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The morning of Apr. 6, 1862, there was a major battle of the Civil War. The Confederates launched a surprise attack on the Union, and the Union almost won.

University Theatre: Shiloh Rules

An all-female cast depicts a behind-the-scenes look at the Civil War to display women’s roles — with a couple of laughs.

The morning of Apr. 6, 1862, there was a major battle of the Civil War. The Confederates launched a surprise attack on the Union, and the Union almost won.

The battle, Shiloh, was fought on a battle field in Tennessee.

Now playing until Nov. 8, at the Cheryl Woods Theatre in the Speech Arts building, University Theatre will be presenting a comedic depiction of the Civil War.

The play, “Shiloh Rules,” written by Doris Baizley, a founding member of Los Angeles Theatre Works, features an all-female cast.

When writing the play, Baizley wanted to focus on the roles of women during the Civil War and give the audience a backstage look.

“We did all sorts of research of the Civil War,” said cast member Carly Oliver. “The cast went together to the Civil War re-enactment at the Kearney Park, looked up stuff online and readings from the library.”

Carly Oliver plays Clara May Abbott in the play, a Union nurse explained that the cast did a lot preparation for the play.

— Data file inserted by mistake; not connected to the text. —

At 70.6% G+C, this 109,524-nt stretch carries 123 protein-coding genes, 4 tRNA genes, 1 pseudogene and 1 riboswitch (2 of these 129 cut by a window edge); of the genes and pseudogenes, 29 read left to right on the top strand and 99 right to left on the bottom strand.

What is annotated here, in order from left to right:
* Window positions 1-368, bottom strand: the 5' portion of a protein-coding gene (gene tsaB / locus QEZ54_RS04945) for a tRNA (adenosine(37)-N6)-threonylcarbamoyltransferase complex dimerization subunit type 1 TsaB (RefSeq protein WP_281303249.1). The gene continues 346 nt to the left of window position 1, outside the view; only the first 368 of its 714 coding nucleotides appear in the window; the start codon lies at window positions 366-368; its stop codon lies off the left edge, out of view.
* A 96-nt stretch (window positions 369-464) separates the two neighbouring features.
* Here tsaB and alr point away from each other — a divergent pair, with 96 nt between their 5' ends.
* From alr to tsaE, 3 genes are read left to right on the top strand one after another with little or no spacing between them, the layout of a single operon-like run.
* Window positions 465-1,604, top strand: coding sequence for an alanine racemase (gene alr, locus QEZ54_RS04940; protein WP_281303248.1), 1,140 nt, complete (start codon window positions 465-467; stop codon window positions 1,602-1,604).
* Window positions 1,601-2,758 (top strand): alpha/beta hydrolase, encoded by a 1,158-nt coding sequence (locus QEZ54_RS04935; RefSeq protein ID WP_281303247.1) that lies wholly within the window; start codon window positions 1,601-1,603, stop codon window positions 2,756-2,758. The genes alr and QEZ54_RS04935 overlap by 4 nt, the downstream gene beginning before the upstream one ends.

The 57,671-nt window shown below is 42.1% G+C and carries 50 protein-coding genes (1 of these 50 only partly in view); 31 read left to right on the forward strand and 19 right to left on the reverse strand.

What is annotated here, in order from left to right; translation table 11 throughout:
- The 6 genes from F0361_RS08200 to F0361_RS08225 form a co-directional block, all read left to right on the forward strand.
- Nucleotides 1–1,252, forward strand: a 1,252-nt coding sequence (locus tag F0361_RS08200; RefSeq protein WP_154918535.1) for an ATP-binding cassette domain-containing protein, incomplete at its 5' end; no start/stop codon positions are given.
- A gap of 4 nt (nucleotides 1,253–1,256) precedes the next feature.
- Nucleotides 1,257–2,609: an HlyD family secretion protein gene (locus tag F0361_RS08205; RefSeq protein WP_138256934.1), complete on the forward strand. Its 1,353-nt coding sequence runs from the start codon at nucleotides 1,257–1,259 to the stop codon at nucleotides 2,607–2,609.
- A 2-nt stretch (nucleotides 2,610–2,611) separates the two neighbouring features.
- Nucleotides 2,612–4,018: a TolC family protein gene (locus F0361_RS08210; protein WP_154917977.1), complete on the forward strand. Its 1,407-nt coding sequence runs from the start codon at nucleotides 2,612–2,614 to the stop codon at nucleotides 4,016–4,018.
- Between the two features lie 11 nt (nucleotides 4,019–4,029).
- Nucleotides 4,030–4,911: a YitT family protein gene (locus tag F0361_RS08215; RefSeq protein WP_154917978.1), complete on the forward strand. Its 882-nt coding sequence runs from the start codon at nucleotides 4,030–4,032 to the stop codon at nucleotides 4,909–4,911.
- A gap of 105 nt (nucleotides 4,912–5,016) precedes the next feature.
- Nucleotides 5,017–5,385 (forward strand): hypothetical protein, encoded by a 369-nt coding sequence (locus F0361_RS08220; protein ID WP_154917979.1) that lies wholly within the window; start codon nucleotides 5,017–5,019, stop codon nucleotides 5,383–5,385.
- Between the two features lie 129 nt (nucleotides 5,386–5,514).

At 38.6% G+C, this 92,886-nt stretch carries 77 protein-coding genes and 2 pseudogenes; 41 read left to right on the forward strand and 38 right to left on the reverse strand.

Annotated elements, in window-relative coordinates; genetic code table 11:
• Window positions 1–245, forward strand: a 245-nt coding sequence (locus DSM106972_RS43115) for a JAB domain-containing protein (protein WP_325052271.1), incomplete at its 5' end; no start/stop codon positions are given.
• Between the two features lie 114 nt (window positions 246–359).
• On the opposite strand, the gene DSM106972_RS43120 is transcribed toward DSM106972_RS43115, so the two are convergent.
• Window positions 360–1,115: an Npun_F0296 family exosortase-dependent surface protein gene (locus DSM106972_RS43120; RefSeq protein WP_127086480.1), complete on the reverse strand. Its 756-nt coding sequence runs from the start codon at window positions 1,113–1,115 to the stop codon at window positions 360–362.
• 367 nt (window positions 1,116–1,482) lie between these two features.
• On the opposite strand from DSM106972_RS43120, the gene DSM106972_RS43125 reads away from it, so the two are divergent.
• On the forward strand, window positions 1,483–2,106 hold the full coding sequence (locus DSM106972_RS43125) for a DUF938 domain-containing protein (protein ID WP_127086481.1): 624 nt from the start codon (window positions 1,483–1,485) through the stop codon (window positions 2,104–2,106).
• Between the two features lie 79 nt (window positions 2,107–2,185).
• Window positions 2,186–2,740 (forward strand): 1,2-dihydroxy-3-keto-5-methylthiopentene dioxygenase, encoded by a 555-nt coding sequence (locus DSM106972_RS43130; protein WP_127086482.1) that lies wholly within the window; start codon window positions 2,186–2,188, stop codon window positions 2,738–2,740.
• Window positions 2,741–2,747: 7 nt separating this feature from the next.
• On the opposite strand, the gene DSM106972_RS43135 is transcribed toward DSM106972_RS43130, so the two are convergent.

Oliver plays Clara May Abbott in the play, a Union nurse, along with her trainee, Meg who is played by Nicole Arbino.

Oliver’s rival in the play is Cecilia Pettison, a “hardcore” Confederate refugee played by Samantha Calabrese.

Lucy Gale, another trainee for Cecilia, is played by Natalie Rowe.

In the play, the trainees are not there to follow the leads of the nurses, but instead to meet boys.

Other characters include Widow Beckwith, a concessionaire who holds a neutral position between the North and the South, Her character is played by Danielle Jorn.

Another is Officer Wilson, a U.S. Park Guard, played by Brittney Caldwell.

The play will offer many laughs and insights to war, such as the psychological wounds of individuals that have yet to be healed.

The play is a behind-the -scene look at the women who were in the conflict, but not in the battle.
The theatre arts department had more actresses than there are roles.

Danielle Jorn, who plays Beckwith in the reenactment, believes that the play expresses history well.

“There is something bigger about it because it is in our country’s history,” Jorn said.

Although it is about history, the play depicts the lighter side of the war.

In the play, there is a divsion of what the war means and what the cast hopes the audience will gain from it.

The director for the production is Terry Miller, who has been directing at the university for 40 years.

“[The play] like a new world for me,” Miller said. “People don’t know what goes on behind the scenes and that is what the play is about.”

“The play is very active and funny, but at the same time it is deep,” Miller said.